Cancer-Causing Chemicals Found in Household Staple

Guy with a beard feeling unwell with a stomach ache while sitting in a couch at home

( – For years, board-certified toxicologist Linda S. Birnbaum, Ph.D., D.A.B.T., A.T.S. has warned people about the dangers associated with perfluoroalkyl and polyfluoroalkyl substances (PFAS). Known as “forever chemicals” for their persistent qualities, they are used in various industrial applications and consumer products like stain-resistant carpets and non-stick cookware. A recent report indicates that those cancer-causing chemicals have now been found in a common household item.

On April 2, the eco-wellness community website Mamavation published the results of a recent study into the presence of PFAS in band-aids or bandages. Birnbaum and Terrence Collins, Ph.D., the head of Carnegie Mellon University’s Institute for Green Sciences, conducted the research project. Sondra Strand, P.H.N., B.S.N., R.N. medically reviewed the study’s findings.

Birnbaum and Collins submitted 40 bandage samples to a laboratory for testing. The Environmental Protection Agency-certified facility found detectable levels of organic fluorine. The discovery of that chemical compound in the bandages indicated the presence of PFAS. Additionally, the test found traces of PFAS in roughly 63% of the samples sold with brown and black tones.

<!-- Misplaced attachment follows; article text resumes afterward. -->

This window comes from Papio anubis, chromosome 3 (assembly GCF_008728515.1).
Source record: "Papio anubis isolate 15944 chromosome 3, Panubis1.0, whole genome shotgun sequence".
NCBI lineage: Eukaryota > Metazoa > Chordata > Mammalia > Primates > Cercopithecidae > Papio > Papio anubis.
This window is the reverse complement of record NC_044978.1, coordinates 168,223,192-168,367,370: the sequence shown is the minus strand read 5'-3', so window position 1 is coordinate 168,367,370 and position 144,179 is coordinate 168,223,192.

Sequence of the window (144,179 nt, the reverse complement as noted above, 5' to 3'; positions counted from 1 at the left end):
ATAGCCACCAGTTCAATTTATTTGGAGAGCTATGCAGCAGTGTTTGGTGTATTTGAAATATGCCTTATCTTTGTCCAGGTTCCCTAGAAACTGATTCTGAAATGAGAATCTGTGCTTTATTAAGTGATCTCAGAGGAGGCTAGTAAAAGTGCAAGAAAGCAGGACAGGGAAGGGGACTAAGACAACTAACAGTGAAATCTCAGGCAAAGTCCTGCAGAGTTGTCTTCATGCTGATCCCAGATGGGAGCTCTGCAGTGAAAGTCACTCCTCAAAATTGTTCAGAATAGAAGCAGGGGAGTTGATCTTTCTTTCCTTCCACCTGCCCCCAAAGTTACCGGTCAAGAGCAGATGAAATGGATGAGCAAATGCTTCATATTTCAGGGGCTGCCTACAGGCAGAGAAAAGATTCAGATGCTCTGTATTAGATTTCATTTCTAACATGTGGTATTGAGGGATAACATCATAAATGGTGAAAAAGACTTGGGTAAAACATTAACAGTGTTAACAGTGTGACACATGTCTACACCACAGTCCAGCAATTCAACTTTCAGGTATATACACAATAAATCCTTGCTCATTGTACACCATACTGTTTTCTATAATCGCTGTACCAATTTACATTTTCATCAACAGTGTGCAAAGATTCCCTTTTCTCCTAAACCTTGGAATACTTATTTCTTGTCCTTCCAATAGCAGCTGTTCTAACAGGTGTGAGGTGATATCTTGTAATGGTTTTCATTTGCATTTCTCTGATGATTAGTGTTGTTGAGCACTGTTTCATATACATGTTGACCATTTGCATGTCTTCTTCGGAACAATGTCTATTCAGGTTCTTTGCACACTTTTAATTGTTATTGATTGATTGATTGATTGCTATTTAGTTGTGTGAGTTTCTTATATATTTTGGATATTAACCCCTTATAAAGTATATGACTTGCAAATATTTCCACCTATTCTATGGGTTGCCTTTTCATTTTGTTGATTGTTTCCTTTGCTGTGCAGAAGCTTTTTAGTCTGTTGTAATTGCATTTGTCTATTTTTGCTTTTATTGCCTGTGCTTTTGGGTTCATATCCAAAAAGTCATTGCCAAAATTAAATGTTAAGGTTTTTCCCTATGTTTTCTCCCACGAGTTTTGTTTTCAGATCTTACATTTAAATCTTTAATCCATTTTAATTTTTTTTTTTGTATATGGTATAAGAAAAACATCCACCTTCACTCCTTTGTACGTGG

Birnbaum spoke with Environmental Health Sciences, a partner in the research project, about the study’s results. She said it was “troubling to learn” that children and adults might be exposed to PFAS since injury victims and medical professionals place bandages directly over “open wounds.”

Birnbaum urged manufacturers to “protect the public” and use PFAS-free materials in the future since it is “obvious” the chemical compound doesn’t provide any known benefits for “wound care.”

The latest information published by the National Institute of Environmental Health Sciences (NIEHS) discussed the impact of PFAS on individuals’ health. They can reduce the ability of the human body’s immune system to fight infection effectively. Additionally, they increase the risk of developing certain kinds of cancer, contribute to childhood obesity, and alter individuals’ body weight regulation and metabolism.

The NIEHS warned that research groups have determined that PFAS exposure can “delay the onset of puberty” in females and long-term exposure can “decrease… bone mineral density.” That condition can eventually lead to osteoporosis and other bone diseases. Likewise, a recent study discovered a link between PFAS exposure and the increased risk of Type II diabetes in women.

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